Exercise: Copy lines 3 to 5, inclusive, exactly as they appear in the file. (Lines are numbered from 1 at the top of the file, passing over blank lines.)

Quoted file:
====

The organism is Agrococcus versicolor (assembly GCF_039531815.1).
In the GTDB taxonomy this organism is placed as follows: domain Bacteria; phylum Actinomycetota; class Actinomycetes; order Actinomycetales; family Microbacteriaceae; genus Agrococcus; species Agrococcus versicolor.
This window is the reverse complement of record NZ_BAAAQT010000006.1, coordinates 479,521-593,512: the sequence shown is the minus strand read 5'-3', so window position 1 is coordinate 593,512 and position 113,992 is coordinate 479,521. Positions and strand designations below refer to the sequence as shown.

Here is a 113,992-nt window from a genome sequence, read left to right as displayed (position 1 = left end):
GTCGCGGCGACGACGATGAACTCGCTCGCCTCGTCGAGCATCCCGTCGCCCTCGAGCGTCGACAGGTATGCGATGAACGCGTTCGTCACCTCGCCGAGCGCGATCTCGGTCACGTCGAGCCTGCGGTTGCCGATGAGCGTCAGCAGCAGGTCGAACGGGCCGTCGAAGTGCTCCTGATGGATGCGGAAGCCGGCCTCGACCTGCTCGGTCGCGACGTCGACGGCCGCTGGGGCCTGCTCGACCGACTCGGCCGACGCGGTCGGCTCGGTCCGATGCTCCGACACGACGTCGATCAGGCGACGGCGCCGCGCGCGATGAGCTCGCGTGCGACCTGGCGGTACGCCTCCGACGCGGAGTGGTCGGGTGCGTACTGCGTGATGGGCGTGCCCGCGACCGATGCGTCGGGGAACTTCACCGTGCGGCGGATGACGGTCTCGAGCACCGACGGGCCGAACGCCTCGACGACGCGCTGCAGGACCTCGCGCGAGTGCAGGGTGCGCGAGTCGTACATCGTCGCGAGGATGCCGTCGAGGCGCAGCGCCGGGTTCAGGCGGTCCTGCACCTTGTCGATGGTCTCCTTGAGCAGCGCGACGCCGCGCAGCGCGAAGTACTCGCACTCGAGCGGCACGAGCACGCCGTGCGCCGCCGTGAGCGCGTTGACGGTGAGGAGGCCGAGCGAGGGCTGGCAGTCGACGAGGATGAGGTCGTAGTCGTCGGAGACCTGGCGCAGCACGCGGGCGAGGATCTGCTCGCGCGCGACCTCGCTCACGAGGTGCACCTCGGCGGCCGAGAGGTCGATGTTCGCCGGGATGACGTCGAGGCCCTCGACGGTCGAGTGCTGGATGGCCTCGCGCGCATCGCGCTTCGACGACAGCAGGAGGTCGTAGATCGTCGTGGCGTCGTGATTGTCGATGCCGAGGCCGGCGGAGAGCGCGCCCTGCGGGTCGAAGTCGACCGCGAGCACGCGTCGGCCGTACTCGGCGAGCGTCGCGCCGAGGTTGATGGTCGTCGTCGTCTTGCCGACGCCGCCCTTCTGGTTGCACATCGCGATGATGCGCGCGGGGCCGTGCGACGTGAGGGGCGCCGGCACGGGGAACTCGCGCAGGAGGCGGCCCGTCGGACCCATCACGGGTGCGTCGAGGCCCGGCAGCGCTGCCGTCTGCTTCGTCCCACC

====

This window is the reverse complement of record NZ_BAAAQT010000006.1, coordinates 479,521-593,512: the sequence shown is the minus strand read 5'-3', so window position 1 is coordinate 593,512 and position 113,992 is coordinate 479,521. Positions and strand designations below refer to the sequence as shown.

Here is a 113,992-nt window from a genome sequence, read left to right as displayed (position 1 = left end):
GTCGCGGCGACGACGATGAACTCGCTCGCCTCGTCGAGCATCCCGTCGCCCTCGAGCGTCGACAGGTATGCGATGAACGCGTTCGTCACCTCGCCGAGCGCGATCTCGGTCACGTCGAGCCTGCGGTTGCCGATGAGCGTCAGCAGCAGGTCGAACGGGCCGTCGAAGTGCTCCTGATGGATGCGGAAGCCGGCCTCGACCTGCTCGGTCGCGACGTCGACGGCCGCTGGGGCCTGCTCGACCGACTCGGCCGACGCGGTCGGCTCGGTCCGATGCTCCGACACGACGTCGATCAGGCGACGGCGCCGCGCGCGATGAGCTCGCGTGCGACCTGGCGGTACGCCTCCGACGCGGAGTGGTCGGGTGCGTACTGCGTGATGGGCGTGCCCGCGACCGATGCGTCGGGGAACTTCACCGTGCGGCGGATGACGGTCTCGAGCACCGACGGGCCGAACGCCTCGACGACGCGCTGCAGGACCTCGCGCGAGTGCAGGGTGCGCGAGTCGTACATCGTCGCGAGGATGCCGTCGAGGCGCAGCGCCGGGTTCAGGCGGTCCTGCACCTTGTCGATGGTCTCCTTGAGCAGCGCGACGCCGCGCAGCGCGAAGTACTCGCACTCGAGCGGCACGAGCACGCCGTGCGCCGCCGTGAGCGCGTTGACGGTGAGGAGGCCGAGCGAGGGCTGGCAGTCGACGAGGATGAGGTCGTAGTCGTCGGAGACCTGGCGCAGCACGCGGGCGAGGATCTGCTCGCGCGCGACCTCGCTCACGAGGTGCACCTCGGCGGCCGAGAGGTCGATGTTCGCCGGGATGACGTCGAGGCCCTCGACGGTCGAGTGCTGGATGGCCTCGCGCGCATCGCGCTTCGACGACAGCAGGAGGTCGTAGATCGTCGTGGCGTCGTGATTGTCGATGCCGAGGCCGGCGGAGAGCGCGCCCTGCGGGTCGAAGTCGACCGCGAGCACGCGTCGGCCGTACTCGGCGAGCGTCGCGCCGAGGTTGATGGTCGTCGTCGTCTTGCCGACGCCGCCCTTCTGGTTGCACATCGCGATGATGCGCGCGGGGCCGTGCGACGTGAGGGGCGCCGGCACGGGGAACTCGCGCAGGAGGCGGCCCGTCGGACCCATCACGGGTGCGTCGAGGCCCGGCAGCGCTGCCGTCTGCTTCGTCCCACC